Saturday, 15 May 2010

Only two masaot to go now!!!

Once again I am back on my kibbutz for the weekend, after an unusual two week period in the army. I was hardly on base; instead stayed and slept in the shetach for the majority of the time. However, it was a fun couple of weeks, with some interesting and memorable moments.

Two weeks ago I was sent to course 'Banayim', where I learnt how to build certain looking points in the 'shetach' (open area) and also learnt camoflauge at a more advanced level. Some of the stuff I learnt was secretive and we had to have a security clearance before we started the course!

Me and a good friend in a 'milo'im' (reservist) truck.

I returned to my 'plooga' (company) from the course just in time for my latest masa, 35+5km, which lasted for a full seven hours! I struggled a lot during parts of the masa as the pace was ridiculously fast and it stayed like that for the whole masa. I finished strongly though and even managed to do my part of being under the stretchers, while having the water canteen on my back! It was one of the toughest physical challenges to date in the army and is the third last masa, with only the 'preparational beret march' and 'beret march' to go. We closed for the weekend on base and most of us just slept the whole time; as part of the recovery from the torturous masa. Last week, I was involved in a gigantic, nationwide 'milo'im' (reservist) excersize, with my plooga being used as the enemy for the reserve IDF soldiers. Basically, it meant that all week, the rest of my friends and I were lazing around and waiting for the call to say if there were any soldiers on the way. When that call came, we would hide in a good position, surprise the soldiers and 'shoot at them'. It was good fun and an easy week.

'mahlaka' (platoon) in the shetach. We are all holding Hizbollah flags; as part of the role as the 'enemy'

Although being a lone soldier is a hard life, I am so lucky to have a supporting network of friends and host families around me. My garin; all of whom are lone soldiers having made aliyah, are currently serving in the army in a variety of different places and often come back to Ortal on their free weekends, are my main base of support. From my garin I have made some strong friendships and that partly causes me to keep returning to Ortal each week for the weekend. On top of that, there is the organiser of the garin and the guy who generally looks after all our needs and problems. He is a top guy, one of the best, and is always there for me. Then there is my wonderful host family, the Nirons, who are always here to do my washing or feed me or send me packages in the army. I have also got lots of different contacts around the country; family friends and distant relatives, all of whom consistently invite me round for Shabbat. Recently, I also have my friends from the army, who I am getting closer and closer to as the weeks go on.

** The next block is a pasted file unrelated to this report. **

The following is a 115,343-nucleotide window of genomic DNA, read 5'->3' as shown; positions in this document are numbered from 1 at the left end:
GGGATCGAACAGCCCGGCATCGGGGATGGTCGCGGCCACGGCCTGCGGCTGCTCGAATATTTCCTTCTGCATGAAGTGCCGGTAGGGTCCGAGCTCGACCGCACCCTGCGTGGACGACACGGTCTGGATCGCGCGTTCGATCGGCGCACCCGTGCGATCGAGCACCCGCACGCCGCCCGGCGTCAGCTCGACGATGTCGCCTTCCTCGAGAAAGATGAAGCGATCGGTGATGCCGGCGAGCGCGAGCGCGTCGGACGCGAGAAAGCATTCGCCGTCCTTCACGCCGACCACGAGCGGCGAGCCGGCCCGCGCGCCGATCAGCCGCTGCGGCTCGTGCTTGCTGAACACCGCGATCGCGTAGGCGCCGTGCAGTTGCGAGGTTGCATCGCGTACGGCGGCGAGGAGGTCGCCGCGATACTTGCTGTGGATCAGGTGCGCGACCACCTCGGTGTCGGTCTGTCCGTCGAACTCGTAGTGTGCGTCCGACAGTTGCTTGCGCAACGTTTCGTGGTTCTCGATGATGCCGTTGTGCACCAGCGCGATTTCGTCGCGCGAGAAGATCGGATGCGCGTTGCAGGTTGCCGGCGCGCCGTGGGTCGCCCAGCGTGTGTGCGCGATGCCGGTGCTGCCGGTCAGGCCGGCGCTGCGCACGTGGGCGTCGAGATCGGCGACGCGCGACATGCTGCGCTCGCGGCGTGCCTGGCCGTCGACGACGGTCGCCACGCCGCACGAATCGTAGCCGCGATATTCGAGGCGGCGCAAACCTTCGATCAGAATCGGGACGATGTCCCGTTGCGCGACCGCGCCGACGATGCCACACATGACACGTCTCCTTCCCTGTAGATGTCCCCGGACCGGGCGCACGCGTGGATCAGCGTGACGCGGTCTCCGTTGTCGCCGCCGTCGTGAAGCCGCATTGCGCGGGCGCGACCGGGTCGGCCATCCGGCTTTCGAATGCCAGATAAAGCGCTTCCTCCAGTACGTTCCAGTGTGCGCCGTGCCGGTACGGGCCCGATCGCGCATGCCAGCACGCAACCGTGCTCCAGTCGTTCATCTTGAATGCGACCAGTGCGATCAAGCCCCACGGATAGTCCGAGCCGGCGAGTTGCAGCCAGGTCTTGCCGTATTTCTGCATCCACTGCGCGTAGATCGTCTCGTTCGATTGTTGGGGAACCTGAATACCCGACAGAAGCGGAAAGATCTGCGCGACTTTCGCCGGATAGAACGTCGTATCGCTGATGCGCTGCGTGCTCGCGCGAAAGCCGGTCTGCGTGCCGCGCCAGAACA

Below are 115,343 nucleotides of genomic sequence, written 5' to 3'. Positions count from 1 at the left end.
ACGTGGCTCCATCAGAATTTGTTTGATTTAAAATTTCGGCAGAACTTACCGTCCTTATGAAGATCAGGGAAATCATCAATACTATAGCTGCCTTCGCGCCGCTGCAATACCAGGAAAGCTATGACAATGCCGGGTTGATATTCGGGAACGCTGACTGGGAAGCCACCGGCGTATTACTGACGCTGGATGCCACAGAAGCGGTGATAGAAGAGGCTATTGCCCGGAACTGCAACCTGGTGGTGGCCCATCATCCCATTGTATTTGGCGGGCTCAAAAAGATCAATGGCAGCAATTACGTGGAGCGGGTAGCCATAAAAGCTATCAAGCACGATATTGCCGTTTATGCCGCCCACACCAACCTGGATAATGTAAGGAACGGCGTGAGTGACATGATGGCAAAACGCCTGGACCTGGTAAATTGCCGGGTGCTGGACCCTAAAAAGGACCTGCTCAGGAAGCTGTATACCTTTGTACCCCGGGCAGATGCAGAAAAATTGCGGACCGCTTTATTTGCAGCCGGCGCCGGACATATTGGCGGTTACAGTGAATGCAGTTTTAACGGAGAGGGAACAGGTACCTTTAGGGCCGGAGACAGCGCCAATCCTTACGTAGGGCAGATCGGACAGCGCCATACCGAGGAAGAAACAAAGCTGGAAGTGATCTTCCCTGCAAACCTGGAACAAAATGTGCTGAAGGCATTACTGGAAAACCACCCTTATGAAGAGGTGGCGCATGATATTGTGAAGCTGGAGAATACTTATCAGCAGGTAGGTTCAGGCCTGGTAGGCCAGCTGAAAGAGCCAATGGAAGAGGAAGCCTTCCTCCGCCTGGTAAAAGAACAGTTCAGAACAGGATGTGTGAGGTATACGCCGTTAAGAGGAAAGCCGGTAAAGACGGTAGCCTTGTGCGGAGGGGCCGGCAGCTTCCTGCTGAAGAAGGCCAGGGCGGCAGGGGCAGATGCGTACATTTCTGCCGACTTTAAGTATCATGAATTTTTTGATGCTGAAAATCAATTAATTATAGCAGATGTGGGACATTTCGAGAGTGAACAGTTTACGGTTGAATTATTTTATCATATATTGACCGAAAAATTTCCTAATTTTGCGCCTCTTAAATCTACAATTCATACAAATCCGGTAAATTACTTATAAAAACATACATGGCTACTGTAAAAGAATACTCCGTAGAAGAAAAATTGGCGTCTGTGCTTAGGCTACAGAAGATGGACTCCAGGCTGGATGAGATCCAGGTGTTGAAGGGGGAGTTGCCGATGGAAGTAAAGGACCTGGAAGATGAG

My company on a trip; with some Israeli school kids. I'm in the middle, you can make out my bald head!!!

Something that has annoyed me this week is the feeling that I am missing out on some moments where I should be with my family. Missing out on these moments, which are relevant just to me, is one of the setbacks about being in the army and shows how clueless you are to what's going on in the rest of the world, like the time when I came back from the army and my mum asked me about the Haiti thing, and I answered "what Haiti thing?". This week, the end of the football season and, specifically, Spurs' success of getting into the Champions League, is normally something which I was always excited for. However, this year, I missed out on all the excitement and anticipation; while missing out on Spurs' (well-deserved) final position, something we loyal fans have been waiting for, for a long time, was definitely a moment I would have like to have shared with my papa, whom I had a season ticket with for 12 years. Additionally, the final season finale to the television series Lost is something that I won't be able to truly share with my mum; and after we religiously followed and watched the show together for the last 6 years, makes me frustrated not to be back in London. However looking at the bigger picture, I can see that these are some of the sacrificies of being in the army, that they are not life-or-death matters (although in my opinion they are) and that I am still able to share aspect of the experience, albeit through the phone or Skype.

This week in the army we are getting let out for Shavuot (deservadly, since my company closed Hannukah, Purim and most of Pesach). I will be spending the festival at one of my friends from the army, which is a big deal for me as it's the first time I'm going to stay at one of my new Israeli friends. We go back to the army on Thursday to the Jumping base, in order to initiate 'course tznicha' (jump course) by having medical checks and signing forms. So that's it, after all the waiting, next week I'm signing on to paratrooping course. I leave next weekend as well, so I'll be able to explain all about that, so excited...

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